Bioprocess Engineering

Wearables and Implants

Microelectronic systems become increasingly integrated into the human body [1]. Starting point were pacemakers and cochlear implants. But many new systems for monitoring the body's own metabolites [2, 3], technical aids or actuators for pain treatment via peripheral nerve stimulation are under development [4]. 

There are also numerous approaches to recording medically relevant health data in the field of wearable systems for body monitoring. Originally developed as fitness trackers for counting steps, they can be a great help to patients in the treatment of various diseases. They often fall under the name medIoT, i.e. they are understood as medical components in the developing Internet of Things [5]. Nowadays, they can be used to determine energy consumption and blood pressure, blood oxygen saturation, etc., but also to record a mobile ECG.

A seemingly simple health parameter is body temperature. However, from a medical point of view, it is mainly the core body temperature that is of interest, which is not easy to determine with extracorporeal sensors. Existing commercial systems (e.g. iWatch) therefore measure skin temperature only at night. Here it would be interesting to have simple and inexpensive systems that work in an uncomplicated and intelligent way. Within the scope of an ongoing master thesis, we are working on the conception and construction of such a device.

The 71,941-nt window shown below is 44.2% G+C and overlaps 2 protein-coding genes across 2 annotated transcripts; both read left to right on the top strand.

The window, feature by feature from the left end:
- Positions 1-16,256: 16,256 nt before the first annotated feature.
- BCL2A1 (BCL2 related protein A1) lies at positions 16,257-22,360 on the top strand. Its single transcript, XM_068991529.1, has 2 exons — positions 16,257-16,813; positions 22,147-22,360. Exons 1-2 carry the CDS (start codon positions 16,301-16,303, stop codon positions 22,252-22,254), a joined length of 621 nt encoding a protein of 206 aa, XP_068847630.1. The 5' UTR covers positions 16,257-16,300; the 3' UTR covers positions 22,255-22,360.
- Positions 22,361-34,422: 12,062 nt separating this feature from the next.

[1] M. Birkholz: “Implantable Microelectronics”, in: Handbook “Bioelectronics: Materials, Technologies and Emerging Applications”, A. Kumar & R.K. Gupta (Eds.), CRC Press, Chapter 21 (2022) ISBN 9781032203133
[2] M. Birkholz, P. Glogener, F. Glös, T. Basmer, L. Theuer: „Continuously operating biosensor and its integration into a hermetically sealed medical implant“, Micromachines 7 (2016) 183
[3] M. Birkholz, P. Glogener, T. Basmer et al.: „System integration of a silicone-encapsulated glucose monitor implant“, Biomedical Technology 59 (2014) S1089